Healthcare that occurs in a hospital or approved medical facility.
Any serious medical treatment that is ongoing without a definitive end-date. Medicare does not pay for long-term care but may cover skilled nursing for a limited or part-time basis, often following an in-patient stay at an approved medical facility.
United States federal healthcare insurance program for Americans who are 65 years of age or older. It began in 1966 under Social Security Administration; now administered by the Centers for Medicare and Medicaid Services.
Your healthcare professional/doctor (Medicare-approved provider) agrees to accept amount of reimbursement (Medicare-approved amount) Medicare will cover as the full payment.
Medicare Cost PlanÂ
A type of Medicare plan provided by private insurance companies. The insurance companies contract with Medicare to deliver your Part A and Part B benefits. These plans may also have a provider network.Â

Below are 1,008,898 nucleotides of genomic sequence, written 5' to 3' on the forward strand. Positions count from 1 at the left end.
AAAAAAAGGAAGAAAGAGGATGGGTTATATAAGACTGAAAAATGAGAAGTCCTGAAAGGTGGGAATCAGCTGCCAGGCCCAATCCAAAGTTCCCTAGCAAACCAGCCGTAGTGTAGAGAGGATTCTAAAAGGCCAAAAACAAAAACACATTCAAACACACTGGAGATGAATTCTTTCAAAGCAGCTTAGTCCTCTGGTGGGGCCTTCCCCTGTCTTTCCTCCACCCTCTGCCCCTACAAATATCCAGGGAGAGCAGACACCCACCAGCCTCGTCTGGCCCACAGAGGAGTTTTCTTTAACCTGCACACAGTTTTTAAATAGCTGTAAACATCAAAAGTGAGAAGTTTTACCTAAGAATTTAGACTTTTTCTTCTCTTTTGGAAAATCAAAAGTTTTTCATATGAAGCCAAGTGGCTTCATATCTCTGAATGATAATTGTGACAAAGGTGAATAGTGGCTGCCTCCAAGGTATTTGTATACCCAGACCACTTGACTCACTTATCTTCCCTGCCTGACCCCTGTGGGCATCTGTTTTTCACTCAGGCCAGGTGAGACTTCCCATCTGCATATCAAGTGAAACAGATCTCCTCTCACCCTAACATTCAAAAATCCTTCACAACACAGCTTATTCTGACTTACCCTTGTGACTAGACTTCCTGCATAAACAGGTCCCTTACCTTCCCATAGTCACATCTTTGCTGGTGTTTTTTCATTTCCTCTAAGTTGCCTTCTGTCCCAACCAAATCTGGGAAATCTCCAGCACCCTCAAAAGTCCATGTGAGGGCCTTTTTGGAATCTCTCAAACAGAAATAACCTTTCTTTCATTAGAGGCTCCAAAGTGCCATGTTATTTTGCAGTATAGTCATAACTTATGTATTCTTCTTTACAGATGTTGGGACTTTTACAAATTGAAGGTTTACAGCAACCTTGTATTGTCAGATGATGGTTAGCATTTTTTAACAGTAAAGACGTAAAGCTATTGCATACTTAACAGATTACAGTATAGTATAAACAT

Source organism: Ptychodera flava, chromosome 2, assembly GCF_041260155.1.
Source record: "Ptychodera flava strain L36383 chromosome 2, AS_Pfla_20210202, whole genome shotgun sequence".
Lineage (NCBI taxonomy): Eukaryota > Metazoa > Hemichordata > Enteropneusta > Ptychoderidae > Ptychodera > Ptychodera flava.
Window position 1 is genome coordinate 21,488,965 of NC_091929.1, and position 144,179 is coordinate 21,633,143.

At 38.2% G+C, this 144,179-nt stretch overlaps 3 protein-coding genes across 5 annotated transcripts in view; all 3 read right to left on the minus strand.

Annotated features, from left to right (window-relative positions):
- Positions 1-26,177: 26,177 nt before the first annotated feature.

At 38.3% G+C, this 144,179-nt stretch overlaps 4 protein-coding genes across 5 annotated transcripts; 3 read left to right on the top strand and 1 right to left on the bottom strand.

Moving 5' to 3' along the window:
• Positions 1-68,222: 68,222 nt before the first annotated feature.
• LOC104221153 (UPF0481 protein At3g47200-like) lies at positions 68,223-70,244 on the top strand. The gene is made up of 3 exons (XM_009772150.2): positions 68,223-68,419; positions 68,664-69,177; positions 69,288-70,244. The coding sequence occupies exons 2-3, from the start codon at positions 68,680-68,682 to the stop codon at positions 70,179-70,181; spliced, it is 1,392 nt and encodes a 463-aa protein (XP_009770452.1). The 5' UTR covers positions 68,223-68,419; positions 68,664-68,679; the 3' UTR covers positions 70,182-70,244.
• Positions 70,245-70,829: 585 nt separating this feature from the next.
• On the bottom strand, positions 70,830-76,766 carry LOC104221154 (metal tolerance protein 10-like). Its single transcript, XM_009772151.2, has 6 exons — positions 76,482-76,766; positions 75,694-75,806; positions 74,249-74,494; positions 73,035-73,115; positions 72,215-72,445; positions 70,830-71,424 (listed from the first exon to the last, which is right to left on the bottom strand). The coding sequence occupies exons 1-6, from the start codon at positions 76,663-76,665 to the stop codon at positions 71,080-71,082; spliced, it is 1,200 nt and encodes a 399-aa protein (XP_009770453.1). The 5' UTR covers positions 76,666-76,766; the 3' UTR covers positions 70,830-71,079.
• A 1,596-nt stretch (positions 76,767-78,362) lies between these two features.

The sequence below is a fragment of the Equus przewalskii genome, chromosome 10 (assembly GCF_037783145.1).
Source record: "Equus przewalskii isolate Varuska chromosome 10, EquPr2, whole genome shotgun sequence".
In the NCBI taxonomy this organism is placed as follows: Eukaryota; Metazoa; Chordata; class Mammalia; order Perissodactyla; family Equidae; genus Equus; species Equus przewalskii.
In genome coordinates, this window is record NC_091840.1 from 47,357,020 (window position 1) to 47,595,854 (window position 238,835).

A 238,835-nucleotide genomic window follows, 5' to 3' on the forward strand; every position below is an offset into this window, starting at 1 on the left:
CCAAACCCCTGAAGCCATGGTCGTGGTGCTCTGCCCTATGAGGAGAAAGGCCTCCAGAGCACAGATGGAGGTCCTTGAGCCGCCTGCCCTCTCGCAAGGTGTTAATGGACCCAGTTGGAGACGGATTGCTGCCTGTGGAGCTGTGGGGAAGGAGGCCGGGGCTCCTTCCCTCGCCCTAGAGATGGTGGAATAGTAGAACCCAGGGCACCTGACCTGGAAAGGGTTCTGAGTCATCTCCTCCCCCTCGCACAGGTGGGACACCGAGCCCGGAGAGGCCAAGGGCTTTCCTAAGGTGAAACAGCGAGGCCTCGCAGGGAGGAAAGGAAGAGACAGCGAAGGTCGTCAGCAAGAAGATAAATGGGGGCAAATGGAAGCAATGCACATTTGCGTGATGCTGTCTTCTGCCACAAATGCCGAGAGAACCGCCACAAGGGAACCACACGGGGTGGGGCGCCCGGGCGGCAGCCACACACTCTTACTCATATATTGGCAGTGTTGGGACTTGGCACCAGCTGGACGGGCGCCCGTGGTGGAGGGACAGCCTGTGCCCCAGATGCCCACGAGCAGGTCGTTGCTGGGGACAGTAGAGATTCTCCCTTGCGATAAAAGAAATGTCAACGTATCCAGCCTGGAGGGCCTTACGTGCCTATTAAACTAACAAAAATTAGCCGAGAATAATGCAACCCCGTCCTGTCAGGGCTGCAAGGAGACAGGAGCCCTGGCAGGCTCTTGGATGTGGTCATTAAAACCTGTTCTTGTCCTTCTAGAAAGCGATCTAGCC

Medicare Part AÂ
Medicare Part BÂ
Medicare Part D
Prescription drug plan/insurance.
Healthcare facilities and providers your plan has contracted with to provide healthcare services.Â
Medicare Parts A (hospital insurance) and B (medical insurance) provided by the government.Â
The maximum amount you have to pay for covered services in a plan year. Once you pay this amount on deductibles, copays, and co-insurance, your plan pays 100 percent of the costs of covered benefits.Â
Any health condition/disability prior to Medicare coverage start date.Â
Monthly fee that Medicare/insurance participants pay for medical coverage.Â
Care to prevent or detect medical conditions/ illness.Â Providing these services is based on the idea that these screenings can help plan participants stay healthy.Â
A list of doctors and other healthcare providers that a plan has contracted with to provide medical care to its members. Fees are pre-negotiated.